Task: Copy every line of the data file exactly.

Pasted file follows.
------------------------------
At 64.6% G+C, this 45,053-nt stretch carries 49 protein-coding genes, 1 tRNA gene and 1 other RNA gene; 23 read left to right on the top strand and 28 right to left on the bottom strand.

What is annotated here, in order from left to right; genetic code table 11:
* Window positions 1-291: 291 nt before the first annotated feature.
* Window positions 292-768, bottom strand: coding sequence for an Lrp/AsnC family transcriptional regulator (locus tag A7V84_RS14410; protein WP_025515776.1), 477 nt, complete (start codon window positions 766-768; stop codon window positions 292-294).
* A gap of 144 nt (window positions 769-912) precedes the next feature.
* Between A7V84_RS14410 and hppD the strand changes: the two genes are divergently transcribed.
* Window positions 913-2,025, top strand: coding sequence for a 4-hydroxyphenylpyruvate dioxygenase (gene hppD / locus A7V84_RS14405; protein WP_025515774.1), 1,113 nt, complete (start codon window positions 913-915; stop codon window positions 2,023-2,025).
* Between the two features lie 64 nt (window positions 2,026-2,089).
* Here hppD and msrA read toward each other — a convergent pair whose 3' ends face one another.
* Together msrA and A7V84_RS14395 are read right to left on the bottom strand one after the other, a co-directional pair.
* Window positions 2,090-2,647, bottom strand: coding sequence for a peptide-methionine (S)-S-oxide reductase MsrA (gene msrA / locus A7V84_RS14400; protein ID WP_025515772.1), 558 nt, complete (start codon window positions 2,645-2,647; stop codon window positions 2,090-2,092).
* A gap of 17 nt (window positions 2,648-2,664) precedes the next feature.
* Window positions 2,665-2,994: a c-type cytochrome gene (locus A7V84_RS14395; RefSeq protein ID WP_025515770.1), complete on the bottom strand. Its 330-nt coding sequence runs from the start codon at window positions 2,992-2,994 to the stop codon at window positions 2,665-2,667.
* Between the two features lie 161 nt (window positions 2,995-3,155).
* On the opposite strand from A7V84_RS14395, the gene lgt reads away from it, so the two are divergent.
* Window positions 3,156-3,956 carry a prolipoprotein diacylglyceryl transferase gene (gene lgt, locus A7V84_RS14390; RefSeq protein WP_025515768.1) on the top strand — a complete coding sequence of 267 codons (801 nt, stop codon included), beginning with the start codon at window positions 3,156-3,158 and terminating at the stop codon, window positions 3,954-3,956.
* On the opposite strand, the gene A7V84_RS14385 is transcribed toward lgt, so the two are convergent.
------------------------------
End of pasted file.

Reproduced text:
At 64.6% G+C, this 45,053-nt stretch carries 49 protein-coding genes, 1 tRNA gene and 1 other RNA gene; 23 read left to right on the top strand and 28 right to left on the bottom strand.

What is annotated here, in order from left to right; genetic code table 11:
* Window positions 1-291: 291 nt before the first annotated feature.
* Window positions 292-768, bottom strand: coding sequence for an Lrp/AsnC family transcriptional regulator (locus tag A7V84_RS14410; protein WP_025515776.1), 477 nt, complete (start codon window positions 766-768; stop codon window positions 292-294).
* A gap of 144 nt (window positions 769-912) precedes the next feature.
* Between A7V84_RS14410 and hppD the strand changes: the two genes are divergently transcribed.
* Window positions 913-2,025, top strand: coding sequence for a 4-hydroxyphenylpyruvate dioxygenase (gene hppD / locus A7V84_RS14405; protein WP_025515774.1), 1,113 nt, complete (start codon window positions 913-915; stop codon window positions 2,023-2,025).
* Between the two features lie 64 nt (window positions 2,026-2,089).
* Here hppD and msrA read toward each other — a convergent pair whose 3' ends face one another.
* Together msrA and A7V84_RS14395 are read right to left on the bottom strand one after the other, a co-directional pair.
* Window positions 2,090-2,647, bottom strand: coding sequence for a peptide-methionine (S)-S-oxide reductase MsrA (gene msrA / locus A7V84_RS14400; protein ID WP_025515772.1), 558 nt, complete (start codon window positions 2,645-2,647; stop codon window positions 2,090-2,092).
* A gap of 17 nt (window positions 2,648-2,664) precedes the next feature.
* Window positions 2,665-2,994: a c-type cytochrome gene (locus A7V84_RS14395; RefSeq protein ID WP_025515770.1), complete on the bottom strand. Its 330-nt coding sequence runs from the start codon at window positions 2,992-2,994 to the stop codon at window positions 2,665-2,667.
* Between the two features lie 161 nt (window positions 2,995-3,155).
* On the opposite strand from A7V84_RS14395, the gene lgt reads away from it, so the two are divergent.
* Window positions 3,156-3,956 carry a prolipoprotein diacylglyceryl transferase gene (gene lgt, locus A7V84_RS14390; RefSeq protein WP_025515768.1) on the top strand — a complete coding sequence of 267 codons (801 nt, stop codon included), beginning with the start codon at window positions 3,156-3,158 and terminating at the stop codon, window positions 3,954-3,956.
* On the opposite strand, the gene A7V84_RS14385 is transcribed toward lgt, so the two are convergent.